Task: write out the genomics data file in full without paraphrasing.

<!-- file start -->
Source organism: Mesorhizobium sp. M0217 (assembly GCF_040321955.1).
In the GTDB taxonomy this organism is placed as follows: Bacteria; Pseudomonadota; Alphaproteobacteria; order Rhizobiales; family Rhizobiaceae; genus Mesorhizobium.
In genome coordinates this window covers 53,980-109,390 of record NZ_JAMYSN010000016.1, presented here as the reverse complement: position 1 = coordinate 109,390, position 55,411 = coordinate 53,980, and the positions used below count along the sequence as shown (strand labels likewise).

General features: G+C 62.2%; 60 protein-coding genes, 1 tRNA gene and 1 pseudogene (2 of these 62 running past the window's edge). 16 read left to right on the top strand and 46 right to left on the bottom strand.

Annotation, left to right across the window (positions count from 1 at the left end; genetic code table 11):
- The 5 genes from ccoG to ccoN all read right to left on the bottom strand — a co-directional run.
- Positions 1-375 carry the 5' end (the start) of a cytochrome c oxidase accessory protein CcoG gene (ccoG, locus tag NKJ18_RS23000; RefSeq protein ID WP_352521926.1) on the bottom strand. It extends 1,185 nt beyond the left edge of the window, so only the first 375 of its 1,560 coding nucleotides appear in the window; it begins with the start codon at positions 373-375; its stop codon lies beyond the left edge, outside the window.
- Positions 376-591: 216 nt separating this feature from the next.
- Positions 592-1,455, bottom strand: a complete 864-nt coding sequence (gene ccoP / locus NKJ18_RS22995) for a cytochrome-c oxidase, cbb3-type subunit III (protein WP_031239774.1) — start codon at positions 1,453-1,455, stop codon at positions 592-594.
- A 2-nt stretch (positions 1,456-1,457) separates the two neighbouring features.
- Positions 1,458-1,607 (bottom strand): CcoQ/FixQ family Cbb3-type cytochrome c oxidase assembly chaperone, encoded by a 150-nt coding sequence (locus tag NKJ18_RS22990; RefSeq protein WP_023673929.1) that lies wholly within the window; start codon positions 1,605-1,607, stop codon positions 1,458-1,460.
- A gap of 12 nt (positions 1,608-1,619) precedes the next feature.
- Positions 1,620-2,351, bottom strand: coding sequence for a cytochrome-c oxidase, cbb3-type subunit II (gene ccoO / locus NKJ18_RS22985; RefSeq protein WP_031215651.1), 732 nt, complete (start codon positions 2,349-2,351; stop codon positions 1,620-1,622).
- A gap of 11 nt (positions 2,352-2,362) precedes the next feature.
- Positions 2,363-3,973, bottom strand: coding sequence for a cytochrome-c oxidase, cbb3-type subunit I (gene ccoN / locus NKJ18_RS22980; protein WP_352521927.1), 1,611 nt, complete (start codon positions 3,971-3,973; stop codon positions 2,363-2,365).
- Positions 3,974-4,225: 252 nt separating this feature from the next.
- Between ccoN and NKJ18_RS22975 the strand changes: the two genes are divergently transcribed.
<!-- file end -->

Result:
Source organism: Mesorhizobium sp. M0217 (assembly GCF_040321955.1).
In the GTDB taxonomy this organism is placed as follows: Bacteria; Pseudomonadota; Alphaproteobacteria; order Rhizobiales; family Rhizobiaceae; genus Mesorhizobium.
In genome coordinates this window covers 53,980-109,390 of record NZ_JAMYSN010000016.1, presented here as the reverse complement: position 1 = coordinate 109,390, position 55,411 = coordinate 53,980, and the positions used below count along the sequence as shown (strand labels likewise).

General features: G+C 62.2%; 60 protein-coding genes, 1 tRNA gene and 1 pseudogene (2 of these 62 running past the window's edge). 16 read left to right on the top strand and 46 right to left on the bottom strand.

Annotation, left to right across the window (positions count from 1 at the left end; genetic code table 11):
- The 5 genes from ccoG to ccoN all read right to left on the bottom strand — a co-directional run.
- Positions 1-375 carry the 5' end (the start) of a cytochrome c oxidase accessory protein CcoG gene (ccoG, locus tag NKJ18_RS23000; RefSeq protein ID WP_352521926.1) on the bottom strand. It extends 1,185 nt beyond the left edge of the window, so only the first 375 of its 1,560 coding nucleotides appear in the window; it begins with the start codon at positions 373-375; its stop codon lies beyond the left edge, outside the window.
- Positions 376-591: 216 nt separating this feature from the next.
- Positions 592-1,455, bottom strand: a complete 864-nt coding sequence (gene ccoP / locus NKJ18_RS22995) for a cytochrome-c oxidase, cbb3-type subunit III (protein WP_031239774.1) — start codon at positions 1,453-1,455, stop codon at positions 592-594.
- A 2-nt stretch (positions 1,456-1,457) separates the two neighbouring features.
- Positions 1,458-1,607 (bottom strand): CcoQ/FixQ family Cbb3-type cytochrome c oxidase assembly chaperone, encoded by a 150-nt coding sequence (locus tag NKJ18_RS22990; RefSeq protein WP_023673929.1) that lies wholly within the window; start codon positions 1,605-1,607, stop codon positions 1,458-1,460.
- A gap of 12 nt (positions 1,608-1,619) precedes the next feature.
- Positions 1,620-2,351, bottom strand: coding sequence for a cytochrome-c oxidase, cbb3-type subunit II (gene ccoO / locus NKJ18_RS22985; RefSeq protein WP_031215651.1), 732 nt, complete (start codon positions 2,349-2,351; stop codon positions 1,620-1,622).
- A gap of 11 nt (positions 2,352-2,362) precedes the next feature.
- Positions 2,363-3,973, bottom strand: coding sequence for a cytochrome-c oxidase, cbb3-type subunit I (gene ccoN / locus NKJ18_RS22980; protein WP_352521927.1), 1,611 nt, complete (start codon positions 3,971-3,973; stop codon positions 2,363-2,365).
- Positions 3,974-4,225: 252 nt separating this feature from the next.
- Between ccoN and NKJ18_RS22975 the strand changes: the two genes are divergently transcribed.